Machine Learning Forecasting with Elasticsearch, Elastic Stack (ELK Stack)
Articles,  Blog

Machine Learning Forecasting with Elasticsearch, Elastic Stack (ELK Stack)

>>SHAY BANON: The company has built an amazing
anomaly detection engine, and we’ve taken that, integrated it into our stack, it is
a part of or a feature of our stack.  And we’ve called this team, and we have
called this feature machine learning, even though machine learning is such a huge topic. And the idea is, we try to convey to you,
our users, that we want to go more, and we want to go way beyond just anomaly detection. Our goal is to slowly start to address other
aspects in the machine learning space that is admittedly extremely huge.  And one of the things that we’ve done, and
it is one of the obvious ones I would say we want to do is once we can loop back in
time and detect anomalies, and based on the models that we’ve built as a result of it,
maybe we can use the model to look into the future and try to forecast what is going on
in a system. For example, is a disk going to run out of
space in one of your data centers? Is a certain KPI going to start to trend up
and to the right, or down into the left  And in order to see what we’ve done over
the past year, I would like to welcome Steve Dodson on stage.  Steve?>>STEVE DODSON: Thank you, I’m Steve, the
tech lead of the machine learning group, I would like to do a quick demo of the machine
learning features in Elastic Stack.  And to start with the data I’m going to
analyze is the New York taxi data, as you see, each record here represents a taxi trip.  So it has the pick up and drop off location,
the total distance, the cost, and so on. What we would like to do is analyze this data
and use the machine learning capabilities to get some insights out of to the data. And so if I go to the machine learning tab,
and click on this, what I can do is I can create a job. And, what we’re doing when we create a job
is simply taking data that is stored in Elasticsearch and pushing it through the machine learning
components in the X-Pack plugin, and that’s creating models and identifying anomalies,
and I’ll also be showing some examples of forecasting using and the same technology
later on as well.  So I will start with the New York data,
and I’m going to initially perform a very simple job here, which is going to be looking
at the overall rates, rate of pick ups. And I’m going to put this in a particular
group, I will explain why I’m doing that in a minute.  
So, effectively, what we have here is the data analyzed.  And, back here, we see that there’s an anomaly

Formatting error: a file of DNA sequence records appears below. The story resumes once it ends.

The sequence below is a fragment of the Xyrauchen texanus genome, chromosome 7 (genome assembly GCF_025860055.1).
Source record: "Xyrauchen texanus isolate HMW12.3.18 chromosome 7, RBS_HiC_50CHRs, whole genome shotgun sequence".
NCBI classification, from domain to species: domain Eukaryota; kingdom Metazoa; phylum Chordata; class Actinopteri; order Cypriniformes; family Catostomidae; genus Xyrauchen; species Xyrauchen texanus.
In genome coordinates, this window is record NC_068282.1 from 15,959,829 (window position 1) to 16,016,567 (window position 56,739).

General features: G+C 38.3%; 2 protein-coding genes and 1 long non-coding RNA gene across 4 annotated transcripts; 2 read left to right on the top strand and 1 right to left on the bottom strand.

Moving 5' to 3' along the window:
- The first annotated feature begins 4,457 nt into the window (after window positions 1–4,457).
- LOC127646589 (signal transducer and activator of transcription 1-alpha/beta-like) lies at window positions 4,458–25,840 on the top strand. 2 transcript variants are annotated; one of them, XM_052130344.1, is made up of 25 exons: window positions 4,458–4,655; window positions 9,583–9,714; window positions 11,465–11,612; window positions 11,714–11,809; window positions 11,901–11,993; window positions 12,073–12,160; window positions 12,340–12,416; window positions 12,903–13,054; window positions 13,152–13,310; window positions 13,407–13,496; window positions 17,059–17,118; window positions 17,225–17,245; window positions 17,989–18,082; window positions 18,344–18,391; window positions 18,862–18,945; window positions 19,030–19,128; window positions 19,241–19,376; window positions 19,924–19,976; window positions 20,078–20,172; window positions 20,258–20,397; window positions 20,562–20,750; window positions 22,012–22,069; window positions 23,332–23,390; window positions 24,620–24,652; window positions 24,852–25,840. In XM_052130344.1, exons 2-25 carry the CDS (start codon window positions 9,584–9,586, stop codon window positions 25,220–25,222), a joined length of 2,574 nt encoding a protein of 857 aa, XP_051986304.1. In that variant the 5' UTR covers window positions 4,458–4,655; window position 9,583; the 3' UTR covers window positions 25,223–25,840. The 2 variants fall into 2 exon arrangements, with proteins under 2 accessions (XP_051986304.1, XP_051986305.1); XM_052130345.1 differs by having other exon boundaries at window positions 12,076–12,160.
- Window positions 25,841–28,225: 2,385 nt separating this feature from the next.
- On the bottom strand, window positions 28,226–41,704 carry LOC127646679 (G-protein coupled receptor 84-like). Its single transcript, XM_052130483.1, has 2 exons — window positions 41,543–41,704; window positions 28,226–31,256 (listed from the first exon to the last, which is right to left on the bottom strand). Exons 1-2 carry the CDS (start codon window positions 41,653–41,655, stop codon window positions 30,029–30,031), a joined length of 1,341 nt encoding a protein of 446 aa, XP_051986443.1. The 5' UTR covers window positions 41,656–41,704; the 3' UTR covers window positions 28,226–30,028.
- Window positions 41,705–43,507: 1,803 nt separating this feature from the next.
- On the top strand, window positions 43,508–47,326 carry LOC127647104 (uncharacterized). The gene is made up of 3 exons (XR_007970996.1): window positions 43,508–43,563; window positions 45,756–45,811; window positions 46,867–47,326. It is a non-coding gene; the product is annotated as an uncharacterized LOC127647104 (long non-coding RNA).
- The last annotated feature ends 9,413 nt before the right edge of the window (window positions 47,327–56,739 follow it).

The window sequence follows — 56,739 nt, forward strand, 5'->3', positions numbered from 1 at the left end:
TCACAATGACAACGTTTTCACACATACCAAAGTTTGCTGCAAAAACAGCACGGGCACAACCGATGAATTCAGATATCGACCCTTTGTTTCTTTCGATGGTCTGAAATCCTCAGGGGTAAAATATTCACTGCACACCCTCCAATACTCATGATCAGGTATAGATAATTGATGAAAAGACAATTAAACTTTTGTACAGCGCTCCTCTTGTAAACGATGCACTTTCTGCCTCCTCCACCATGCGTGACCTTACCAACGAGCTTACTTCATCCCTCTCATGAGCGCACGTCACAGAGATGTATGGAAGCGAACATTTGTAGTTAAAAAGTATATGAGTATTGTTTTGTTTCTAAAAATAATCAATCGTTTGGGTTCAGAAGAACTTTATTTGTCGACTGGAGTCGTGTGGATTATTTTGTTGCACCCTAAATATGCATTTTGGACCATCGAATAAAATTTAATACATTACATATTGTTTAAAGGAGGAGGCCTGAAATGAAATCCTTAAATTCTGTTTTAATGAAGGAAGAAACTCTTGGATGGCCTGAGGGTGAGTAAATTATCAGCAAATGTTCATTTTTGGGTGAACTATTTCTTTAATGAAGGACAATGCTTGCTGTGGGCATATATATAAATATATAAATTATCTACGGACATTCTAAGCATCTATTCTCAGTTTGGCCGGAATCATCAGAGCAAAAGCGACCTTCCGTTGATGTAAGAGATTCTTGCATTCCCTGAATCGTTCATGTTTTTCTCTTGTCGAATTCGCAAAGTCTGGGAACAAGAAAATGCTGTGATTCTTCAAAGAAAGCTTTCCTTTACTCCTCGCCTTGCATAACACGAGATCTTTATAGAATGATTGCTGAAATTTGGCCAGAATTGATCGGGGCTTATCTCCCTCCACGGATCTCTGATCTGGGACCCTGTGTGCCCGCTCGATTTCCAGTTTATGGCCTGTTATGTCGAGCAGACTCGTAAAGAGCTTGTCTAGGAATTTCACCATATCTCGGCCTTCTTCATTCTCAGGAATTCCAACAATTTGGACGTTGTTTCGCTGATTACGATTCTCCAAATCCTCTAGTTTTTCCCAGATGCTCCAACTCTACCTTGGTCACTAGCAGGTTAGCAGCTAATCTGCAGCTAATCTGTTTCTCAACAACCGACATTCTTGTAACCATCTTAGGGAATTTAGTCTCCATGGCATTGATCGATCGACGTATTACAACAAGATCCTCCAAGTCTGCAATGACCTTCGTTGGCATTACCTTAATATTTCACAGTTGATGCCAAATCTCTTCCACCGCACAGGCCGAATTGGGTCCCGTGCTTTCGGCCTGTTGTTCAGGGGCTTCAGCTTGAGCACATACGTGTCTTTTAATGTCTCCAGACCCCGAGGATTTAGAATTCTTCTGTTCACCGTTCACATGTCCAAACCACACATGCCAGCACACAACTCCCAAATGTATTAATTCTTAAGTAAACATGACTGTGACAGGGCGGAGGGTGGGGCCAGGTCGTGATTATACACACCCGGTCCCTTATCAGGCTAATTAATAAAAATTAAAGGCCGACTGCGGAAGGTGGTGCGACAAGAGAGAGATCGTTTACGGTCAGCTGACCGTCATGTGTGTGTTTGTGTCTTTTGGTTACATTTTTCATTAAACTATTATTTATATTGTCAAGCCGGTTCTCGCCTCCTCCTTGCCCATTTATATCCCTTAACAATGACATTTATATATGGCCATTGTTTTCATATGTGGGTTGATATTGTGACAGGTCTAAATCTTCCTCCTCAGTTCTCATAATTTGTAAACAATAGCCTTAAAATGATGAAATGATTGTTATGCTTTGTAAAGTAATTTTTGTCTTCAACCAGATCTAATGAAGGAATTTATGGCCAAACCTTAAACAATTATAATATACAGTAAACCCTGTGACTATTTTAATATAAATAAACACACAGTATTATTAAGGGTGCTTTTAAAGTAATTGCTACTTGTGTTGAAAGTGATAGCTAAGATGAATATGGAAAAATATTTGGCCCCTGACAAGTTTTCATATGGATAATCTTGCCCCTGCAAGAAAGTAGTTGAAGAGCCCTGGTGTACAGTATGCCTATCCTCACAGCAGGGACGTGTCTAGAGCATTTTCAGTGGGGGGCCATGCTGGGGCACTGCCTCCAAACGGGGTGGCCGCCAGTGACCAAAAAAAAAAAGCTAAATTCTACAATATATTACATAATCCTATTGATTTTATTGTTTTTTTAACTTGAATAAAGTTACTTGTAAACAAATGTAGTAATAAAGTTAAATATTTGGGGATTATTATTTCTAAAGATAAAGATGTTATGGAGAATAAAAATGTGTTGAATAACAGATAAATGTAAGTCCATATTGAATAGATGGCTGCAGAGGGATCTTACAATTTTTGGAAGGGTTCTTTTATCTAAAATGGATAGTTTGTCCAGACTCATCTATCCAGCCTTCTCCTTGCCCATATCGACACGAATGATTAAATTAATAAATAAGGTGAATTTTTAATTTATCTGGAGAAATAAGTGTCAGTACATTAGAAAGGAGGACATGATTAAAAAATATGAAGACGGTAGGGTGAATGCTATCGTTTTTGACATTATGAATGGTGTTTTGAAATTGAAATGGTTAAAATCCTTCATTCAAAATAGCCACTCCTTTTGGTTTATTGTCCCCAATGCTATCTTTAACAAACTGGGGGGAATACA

on the data, and this anomaly here is actually on the 14th of March.  And if you look at what happened in New
York on the 14th of March, you know, there was a low volume of traffic there because
there was a lot of snow on the roads, there was a lot less taxis being picked up there.  There is another feature I was going to
demo, I did not put job groups in there, scheduled events which  allows us to treat certain
events differently, so here there’s actually daylight savings time, we will treat that
differently to the rest of the data, and that’s something that we will demoing that on Thursday
when we have a bigger session.  And now, onto forecasting.  So I have done, sort of, the basic anomaly
detection that we demoed last year, and now I would like to show — we will forecast and
actually predict where these taxis are going to go in the next week, or over the next couple
of weeks.  So in terms of the use case here, we are
going to look at — we’re going to look at, you know, duration of travel. So using this data, we can say, well, using
the historical data, can we create a baseline in terms of the typical times of going from
midtown to JFK, and looking at that on a day-to-day basis, and hourly basis, and predict typically
how long the travel time will be. And we are not building a root planning app
here, when you are doing something with root planning and accounting for traffic and adding
weights to the roads and so on, there’s obviously a separate problem here.  But hopefully, I will be able to show you,
using the historical data and using that to baseline our predictions gives us pretty good
results.  So, I’m going to go to the midtown to airport
journeys, and in this case I am going  look at the average duration. And I am going to run this not to the end
of the data, but for two weeks before the end of the data, you will see why shortly. I will put this into a job group. Okay. And, again, I’m running this, and there’s
30 million records running, we are aggregating the results, pushing it through the machine
learning components, we’re calculating the probability of the behavior based on what
we’ve seen historically and we are updating the models since this data is being streamed